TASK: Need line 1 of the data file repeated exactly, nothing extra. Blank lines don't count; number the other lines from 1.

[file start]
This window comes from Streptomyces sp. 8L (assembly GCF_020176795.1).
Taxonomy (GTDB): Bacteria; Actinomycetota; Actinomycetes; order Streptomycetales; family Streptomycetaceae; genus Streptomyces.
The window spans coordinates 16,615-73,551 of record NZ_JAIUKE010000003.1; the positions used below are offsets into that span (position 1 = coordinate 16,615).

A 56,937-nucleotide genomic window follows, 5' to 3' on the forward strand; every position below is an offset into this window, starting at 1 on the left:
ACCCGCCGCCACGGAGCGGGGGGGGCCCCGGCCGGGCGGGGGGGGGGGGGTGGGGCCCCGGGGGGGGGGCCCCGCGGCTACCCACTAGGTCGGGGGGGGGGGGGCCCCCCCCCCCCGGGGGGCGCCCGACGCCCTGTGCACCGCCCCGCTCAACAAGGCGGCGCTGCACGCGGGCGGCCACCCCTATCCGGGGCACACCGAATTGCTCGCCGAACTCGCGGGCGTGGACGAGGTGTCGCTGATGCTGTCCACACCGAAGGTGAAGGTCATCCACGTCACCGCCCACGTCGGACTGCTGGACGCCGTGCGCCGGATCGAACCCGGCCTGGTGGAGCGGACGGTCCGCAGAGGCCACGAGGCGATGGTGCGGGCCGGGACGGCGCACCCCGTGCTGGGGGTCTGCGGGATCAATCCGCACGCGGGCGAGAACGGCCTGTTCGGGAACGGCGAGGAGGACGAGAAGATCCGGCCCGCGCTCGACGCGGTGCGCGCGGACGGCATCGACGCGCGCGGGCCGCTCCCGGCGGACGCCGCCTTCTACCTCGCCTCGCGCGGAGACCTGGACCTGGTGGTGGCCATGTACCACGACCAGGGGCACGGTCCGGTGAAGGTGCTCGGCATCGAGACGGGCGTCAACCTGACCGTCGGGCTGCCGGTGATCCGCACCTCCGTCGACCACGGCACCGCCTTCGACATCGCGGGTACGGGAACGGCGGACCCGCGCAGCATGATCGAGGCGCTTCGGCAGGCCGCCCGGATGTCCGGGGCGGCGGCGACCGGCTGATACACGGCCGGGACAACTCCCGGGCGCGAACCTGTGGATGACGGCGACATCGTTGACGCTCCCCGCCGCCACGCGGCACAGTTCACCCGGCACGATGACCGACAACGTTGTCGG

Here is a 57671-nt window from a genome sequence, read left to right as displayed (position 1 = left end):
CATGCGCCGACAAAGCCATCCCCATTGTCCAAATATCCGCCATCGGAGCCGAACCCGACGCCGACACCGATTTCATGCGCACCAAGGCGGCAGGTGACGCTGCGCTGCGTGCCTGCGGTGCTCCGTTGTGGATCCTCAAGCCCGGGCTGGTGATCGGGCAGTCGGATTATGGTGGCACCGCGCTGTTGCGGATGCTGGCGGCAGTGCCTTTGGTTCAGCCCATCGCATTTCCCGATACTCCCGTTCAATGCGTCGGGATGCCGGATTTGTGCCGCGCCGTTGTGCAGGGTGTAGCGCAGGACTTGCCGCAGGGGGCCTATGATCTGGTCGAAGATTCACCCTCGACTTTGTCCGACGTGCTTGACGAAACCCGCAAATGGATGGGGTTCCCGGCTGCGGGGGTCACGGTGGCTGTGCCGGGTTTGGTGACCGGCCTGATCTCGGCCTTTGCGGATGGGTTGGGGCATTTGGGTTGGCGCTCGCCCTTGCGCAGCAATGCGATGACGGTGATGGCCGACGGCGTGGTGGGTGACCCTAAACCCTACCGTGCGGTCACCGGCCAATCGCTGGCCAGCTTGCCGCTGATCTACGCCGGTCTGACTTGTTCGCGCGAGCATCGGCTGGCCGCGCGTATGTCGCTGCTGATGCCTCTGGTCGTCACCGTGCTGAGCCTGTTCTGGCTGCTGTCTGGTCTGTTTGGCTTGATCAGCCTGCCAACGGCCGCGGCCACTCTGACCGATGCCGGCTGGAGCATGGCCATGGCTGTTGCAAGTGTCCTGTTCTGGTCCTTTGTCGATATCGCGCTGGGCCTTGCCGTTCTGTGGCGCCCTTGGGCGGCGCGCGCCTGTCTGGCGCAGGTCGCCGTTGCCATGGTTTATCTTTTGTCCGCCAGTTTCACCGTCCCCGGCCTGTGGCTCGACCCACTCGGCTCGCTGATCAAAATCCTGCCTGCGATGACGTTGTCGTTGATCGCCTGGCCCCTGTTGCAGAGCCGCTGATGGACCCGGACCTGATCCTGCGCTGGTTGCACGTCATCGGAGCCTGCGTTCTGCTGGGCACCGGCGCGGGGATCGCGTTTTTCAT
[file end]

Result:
This window comes from Streptomyces sp. 8L (assembly GCF_020176795.1).